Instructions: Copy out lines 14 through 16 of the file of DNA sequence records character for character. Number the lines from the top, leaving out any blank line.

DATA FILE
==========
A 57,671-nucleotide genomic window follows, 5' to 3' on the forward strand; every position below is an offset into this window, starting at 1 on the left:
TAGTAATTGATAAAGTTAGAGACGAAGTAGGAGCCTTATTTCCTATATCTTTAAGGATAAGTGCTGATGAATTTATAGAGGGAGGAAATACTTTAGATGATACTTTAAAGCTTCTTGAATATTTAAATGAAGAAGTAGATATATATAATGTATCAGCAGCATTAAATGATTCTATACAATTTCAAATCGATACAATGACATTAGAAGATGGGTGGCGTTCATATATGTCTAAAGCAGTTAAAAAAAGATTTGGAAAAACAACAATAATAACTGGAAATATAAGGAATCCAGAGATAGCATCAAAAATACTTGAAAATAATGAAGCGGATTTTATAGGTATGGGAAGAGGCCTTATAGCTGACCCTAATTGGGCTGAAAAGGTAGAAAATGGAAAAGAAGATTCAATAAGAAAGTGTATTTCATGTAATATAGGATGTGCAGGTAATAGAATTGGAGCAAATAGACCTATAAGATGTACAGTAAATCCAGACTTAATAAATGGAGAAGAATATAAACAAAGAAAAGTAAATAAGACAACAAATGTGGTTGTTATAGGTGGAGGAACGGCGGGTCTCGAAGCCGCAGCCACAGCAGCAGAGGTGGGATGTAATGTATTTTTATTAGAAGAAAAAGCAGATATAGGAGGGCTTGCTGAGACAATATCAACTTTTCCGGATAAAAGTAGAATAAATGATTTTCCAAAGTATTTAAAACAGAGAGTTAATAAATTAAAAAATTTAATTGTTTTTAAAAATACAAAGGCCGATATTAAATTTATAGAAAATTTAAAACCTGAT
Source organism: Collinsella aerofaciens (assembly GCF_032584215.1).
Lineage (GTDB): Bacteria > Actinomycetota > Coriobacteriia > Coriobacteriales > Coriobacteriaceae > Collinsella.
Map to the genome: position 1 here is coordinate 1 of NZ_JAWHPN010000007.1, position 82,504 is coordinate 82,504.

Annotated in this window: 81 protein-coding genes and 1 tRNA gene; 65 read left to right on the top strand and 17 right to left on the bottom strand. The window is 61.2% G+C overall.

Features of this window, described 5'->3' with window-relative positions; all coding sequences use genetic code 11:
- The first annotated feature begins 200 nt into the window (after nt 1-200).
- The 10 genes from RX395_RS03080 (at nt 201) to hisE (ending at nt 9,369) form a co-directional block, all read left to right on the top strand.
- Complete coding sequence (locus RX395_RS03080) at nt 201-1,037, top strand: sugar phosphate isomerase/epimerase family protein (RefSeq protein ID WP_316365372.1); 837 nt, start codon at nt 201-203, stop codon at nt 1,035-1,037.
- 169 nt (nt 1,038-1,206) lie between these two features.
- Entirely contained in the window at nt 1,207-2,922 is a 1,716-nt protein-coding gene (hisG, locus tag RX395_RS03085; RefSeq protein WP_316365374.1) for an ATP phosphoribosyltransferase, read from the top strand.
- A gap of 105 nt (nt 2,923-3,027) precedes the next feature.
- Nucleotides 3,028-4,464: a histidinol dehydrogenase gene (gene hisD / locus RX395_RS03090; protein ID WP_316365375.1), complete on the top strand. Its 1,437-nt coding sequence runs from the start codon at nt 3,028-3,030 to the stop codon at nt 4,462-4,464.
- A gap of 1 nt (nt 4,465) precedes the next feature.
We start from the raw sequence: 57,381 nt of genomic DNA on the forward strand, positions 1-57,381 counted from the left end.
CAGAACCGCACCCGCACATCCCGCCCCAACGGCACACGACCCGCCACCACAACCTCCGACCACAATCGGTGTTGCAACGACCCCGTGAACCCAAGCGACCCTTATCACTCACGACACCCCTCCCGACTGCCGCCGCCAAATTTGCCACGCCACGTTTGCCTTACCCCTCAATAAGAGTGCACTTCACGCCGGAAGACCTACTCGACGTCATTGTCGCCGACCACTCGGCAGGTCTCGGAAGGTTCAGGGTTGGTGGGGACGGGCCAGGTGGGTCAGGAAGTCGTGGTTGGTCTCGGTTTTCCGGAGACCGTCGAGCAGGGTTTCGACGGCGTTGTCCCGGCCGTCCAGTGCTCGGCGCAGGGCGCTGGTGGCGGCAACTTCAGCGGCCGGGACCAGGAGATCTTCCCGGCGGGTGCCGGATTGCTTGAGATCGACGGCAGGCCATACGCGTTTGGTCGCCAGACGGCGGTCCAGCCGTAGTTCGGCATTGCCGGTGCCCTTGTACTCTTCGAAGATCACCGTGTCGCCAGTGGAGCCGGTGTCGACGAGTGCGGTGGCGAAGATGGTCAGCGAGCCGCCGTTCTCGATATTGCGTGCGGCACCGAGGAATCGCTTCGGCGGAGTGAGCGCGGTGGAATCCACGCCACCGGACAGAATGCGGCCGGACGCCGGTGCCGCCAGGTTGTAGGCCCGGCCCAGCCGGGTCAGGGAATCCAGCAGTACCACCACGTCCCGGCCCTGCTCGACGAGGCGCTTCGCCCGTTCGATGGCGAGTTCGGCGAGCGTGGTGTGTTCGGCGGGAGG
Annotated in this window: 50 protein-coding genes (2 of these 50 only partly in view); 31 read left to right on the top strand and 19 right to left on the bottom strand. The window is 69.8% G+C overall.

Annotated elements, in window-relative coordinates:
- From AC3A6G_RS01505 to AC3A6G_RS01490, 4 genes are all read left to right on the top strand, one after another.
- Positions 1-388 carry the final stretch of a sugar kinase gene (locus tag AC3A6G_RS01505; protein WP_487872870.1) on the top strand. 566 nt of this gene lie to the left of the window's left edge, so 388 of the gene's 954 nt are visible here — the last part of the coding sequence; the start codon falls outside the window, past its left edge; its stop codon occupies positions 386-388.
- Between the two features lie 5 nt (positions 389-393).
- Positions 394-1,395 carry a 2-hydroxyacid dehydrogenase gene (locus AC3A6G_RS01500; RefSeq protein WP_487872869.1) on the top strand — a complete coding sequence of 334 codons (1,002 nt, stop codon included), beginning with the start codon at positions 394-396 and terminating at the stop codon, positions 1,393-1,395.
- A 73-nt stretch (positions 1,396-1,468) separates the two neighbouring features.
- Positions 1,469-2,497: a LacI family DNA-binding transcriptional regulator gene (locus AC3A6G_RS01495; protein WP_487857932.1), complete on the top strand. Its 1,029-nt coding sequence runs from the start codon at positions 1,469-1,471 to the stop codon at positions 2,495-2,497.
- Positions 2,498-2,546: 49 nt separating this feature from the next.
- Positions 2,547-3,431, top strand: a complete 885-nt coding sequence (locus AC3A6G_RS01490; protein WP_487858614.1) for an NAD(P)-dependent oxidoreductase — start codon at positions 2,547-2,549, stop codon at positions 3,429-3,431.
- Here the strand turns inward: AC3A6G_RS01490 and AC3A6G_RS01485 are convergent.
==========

- Nucleotides 3,028-4,464: a histidinol dehydrogenase gene (gene hisD / locus RX395_RS03090; protein ID WP_316365375.1), complete on the top strand. Its 1,437-nt coding sequence runs from the start codon at nt 3,028-3,030 to the stop codon at nt 4,462-4,464.
- A gap of 1 nt (nt 4,465) precedes the next feature.
We start from the raw sequence: 57,381 nt of genomic DNA on the forward strand, positions 1-57,381 counted from the left end.